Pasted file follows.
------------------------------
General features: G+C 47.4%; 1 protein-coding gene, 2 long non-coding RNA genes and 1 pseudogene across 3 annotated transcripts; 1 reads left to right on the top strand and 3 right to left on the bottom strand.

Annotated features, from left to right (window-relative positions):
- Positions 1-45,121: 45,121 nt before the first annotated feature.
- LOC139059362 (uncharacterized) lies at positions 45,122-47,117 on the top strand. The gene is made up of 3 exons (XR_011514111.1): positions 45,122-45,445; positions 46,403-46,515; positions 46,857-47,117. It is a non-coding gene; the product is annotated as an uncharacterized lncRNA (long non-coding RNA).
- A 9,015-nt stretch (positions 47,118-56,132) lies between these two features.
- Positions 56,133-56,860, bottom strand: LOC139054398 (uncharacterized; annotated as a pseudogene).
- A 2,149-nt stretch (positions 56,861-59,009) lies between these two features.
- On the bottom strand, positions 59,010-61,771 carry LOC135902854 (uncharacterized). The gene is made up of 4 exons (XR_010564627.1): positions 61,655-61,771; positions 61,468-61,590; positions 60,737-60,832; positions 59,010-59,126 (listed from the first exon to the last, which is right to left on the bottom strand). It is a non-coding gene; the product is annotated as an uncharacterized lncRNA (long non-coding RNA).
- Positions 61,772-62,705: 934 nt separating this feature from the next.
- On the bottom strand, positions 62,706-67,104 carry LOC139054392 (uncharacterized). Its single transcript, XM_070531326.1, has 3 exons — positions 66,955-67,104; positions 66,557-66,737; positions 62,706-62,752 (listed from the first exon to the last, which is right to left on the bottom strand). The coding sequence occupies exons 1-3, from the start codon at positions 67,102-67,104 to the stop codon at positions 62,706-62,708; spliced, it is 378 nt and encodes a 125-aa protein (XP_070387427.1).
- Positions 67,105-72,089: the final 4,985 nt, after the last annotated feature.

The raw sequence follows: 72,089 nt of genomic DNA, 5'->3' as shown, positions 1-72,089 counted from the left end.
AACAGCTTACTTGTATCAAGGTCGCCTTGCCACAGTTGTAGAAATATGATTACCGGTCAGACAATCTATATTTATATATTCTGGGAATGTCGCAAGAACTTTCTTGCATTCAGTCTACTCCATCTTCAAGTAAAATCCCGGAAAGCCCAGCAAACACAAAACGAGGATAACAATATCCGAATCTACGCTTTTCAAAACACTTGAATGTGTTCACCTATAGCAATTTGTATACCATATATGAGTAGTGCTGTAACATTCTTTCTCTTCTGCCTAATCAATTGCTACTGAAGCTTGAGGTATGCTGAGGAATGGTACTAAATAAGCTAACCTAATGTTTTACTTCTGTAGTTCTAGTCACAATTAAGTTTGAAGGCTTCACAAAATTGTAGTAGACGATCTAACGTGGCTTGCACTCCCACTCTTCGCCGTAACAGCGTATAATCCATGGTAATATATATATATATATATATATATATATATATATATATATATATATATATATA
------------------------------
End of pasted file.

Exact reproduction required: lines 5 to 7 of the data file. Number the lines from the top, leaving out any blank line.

- A 9,015-nt stretch (positions 47,118-56,132) lies between these two features.
- Positions 56,133-56,860, bottom strand: LOC139054398 (uncharacterized; annotated as a pseudogene).
- A 2,149-nt stretch (positions 56,861-59,009) lies between these two features.